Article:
Auditory perception relies not only on a faithful transduction of acoustic vibrations into neural signals, but also on the transformation of auditory representations into meaningful auditory objects. These transformations are the product of the integration of ascending auditory information with other non-acoustical representations, such as those formed by previous experience or coming from motor centers and other sensory modalities. This continuous bottom-up and top-down processing allows the brain to translate acoustic information into perception and action. The substrate for such transformation is given by the massive interconnection of the auditory system with areas of the brain related to executive, emotional and association cognitive functions. However, to date, our knowledge of how auditory perception is actively shaped by cognition, behavior, emotions and movement is still incomplete.

The aim of this Research Topic is to incorporate original research exploring the role of cognition in shaping auditory perception. For this, we welcome studies of the neural connectivity of the auditory system with brain areas related to cognition, motor planning and emotion, as well as other neuromodulatory systems. We also welcome behavioral and neurophysiological studies in humans and animals providing evidence of the top-down neuromodulatory effects of the activity of these non-auditory areas on auditory processing. Of particular interest is to bring research regarding how auditory encoding is shaped by internal signals such as temporal predictive and motor-related signals in behaving animals and how subjects utilize the acoustic information to guide decisions and actions under diverse naturalistic and perceptual contexts.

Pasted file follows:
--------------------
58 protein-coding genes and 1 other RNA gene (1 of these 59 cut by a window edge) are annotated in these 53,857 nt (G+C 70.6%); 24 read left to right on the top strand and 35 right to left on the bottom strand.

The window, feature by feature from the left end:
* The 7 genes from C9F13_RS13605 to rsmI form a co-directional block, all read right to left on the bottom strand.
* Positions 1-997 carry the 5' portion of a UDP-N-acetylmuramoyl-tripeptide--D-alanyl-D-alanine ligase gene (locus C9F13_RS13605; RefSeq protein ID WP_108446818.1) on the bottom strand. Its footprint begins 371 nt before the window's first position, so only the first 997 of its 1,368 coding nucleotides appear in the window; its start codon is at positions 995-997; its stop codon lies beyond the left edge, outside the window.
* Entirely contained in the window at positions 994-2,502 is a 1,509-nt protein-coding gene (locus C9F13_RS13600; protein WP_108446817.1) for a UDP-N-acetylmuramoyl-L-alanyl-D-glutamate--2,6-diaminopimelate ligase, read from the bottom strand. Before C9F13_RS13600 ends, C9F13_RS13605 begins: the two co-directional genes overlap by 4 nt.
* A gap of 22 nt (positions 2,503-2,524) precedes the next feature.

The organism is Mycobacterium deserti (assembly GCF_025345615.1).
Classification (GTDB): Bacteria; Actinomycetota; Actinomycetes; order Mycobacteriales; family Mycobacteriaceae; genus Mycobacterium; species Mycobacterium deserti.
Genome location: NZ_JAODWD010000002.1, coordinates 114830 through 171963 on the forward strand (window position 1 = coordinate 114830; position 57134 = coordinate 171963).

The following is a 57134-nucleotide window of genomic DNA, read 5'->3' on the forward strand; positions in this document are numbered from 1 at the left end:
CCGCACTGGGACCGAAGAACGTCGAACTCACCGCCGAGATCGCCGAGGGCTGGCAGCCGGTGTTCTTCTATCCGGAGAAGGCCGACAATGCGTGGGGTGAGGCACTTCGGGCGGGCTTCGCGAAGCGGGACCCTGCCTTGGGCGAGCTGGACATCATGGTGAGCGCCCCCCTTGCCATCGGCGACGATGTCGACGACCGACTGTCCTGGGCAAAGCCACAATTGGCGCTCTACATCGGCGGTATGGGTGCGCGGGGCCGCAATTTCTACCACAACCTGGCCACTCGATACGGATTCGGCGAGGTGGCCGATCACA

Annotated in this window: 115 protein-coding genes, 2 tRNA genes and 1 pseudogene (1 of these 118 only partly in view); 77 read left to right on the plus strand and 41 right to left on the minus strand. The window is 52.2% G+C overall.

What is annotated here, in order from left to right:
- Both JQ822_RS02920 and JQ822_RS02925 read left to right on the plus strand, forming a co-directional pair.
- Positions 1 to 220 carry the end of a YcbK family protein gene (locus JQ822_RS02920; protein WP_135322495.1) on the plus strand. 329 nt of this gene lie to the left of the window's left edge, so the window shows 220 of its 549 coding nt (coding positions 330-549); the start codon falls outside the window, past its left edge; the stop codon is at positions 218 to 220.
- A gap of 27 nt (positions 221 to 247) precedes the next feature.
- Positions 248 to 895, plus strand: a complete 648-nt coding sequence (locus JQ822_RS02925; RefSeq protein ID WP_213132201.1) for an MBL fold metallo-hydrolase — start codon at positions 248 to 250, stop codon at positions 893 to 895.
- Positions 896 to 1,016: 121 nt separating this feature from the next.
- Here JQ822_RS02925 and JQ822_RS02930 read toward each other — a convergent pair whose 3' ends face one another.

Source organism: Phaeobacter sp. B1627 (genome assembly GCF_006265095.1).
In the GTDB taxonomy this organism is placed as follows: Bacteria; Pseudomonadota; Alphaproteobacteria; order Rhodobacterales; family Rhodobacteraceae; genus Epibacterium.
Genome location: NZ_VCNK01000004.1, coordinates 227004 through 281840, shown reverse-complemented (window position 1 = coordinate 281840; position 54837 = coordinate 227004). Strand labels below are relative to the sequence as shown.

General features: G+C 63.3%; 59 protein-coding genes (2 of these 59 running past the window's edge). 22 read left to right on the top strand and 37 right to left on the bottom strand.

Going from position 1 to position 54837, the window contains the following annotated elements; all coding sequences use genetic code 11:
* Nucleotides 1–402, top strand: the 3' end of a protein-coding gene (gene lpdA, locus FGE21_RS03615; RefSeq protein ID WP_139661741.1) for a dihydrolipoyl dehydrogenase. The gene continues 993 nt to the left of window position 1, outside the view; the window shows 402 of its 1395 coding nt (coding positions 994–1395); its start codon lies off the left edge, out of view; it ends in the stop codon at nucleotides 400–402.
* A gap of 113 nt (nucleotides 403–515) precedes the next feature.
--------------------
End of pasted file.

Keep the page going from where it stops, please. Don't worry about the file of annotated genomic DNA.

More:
While we will welcome contributions from any research field enhancing our knowledge of top-down mechanisms on auditory perception, we are particularly interested in bringing together research on how auditory encoding is both exploited and modulated by downstream sensory, motor and other high-level neural circuits that support perception and production of complex behavioral outcomes. This Research Topic focuses on how we sense, perceive and use acoustic information in complex and naturalistic conditions will be of interest for a wide audience and colleagues in sensory, system and cognitive neuroscience.


Keywords: attention, decision-making, auditory perception, top-down processing, active sensing


Important Note: All contributions to this Research Topic must be within the scope of the section and journal to which they are submitted, as defined in their mission statements. Frontiers reserves the right to guide an out-of-scope manuscript to a more suitable section or journal at any stage of peer review.

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Submission Deadlines

19 July 2021 Manuscript

Participating Journals

Manuscripts can be submitted to this Research Topic via the following journals:

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Topic Editors

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Submission Deadlines

19 July 2021 Manuscript

Participating Journals

Manuscripts can be submitted to this Research Topic via the following journals: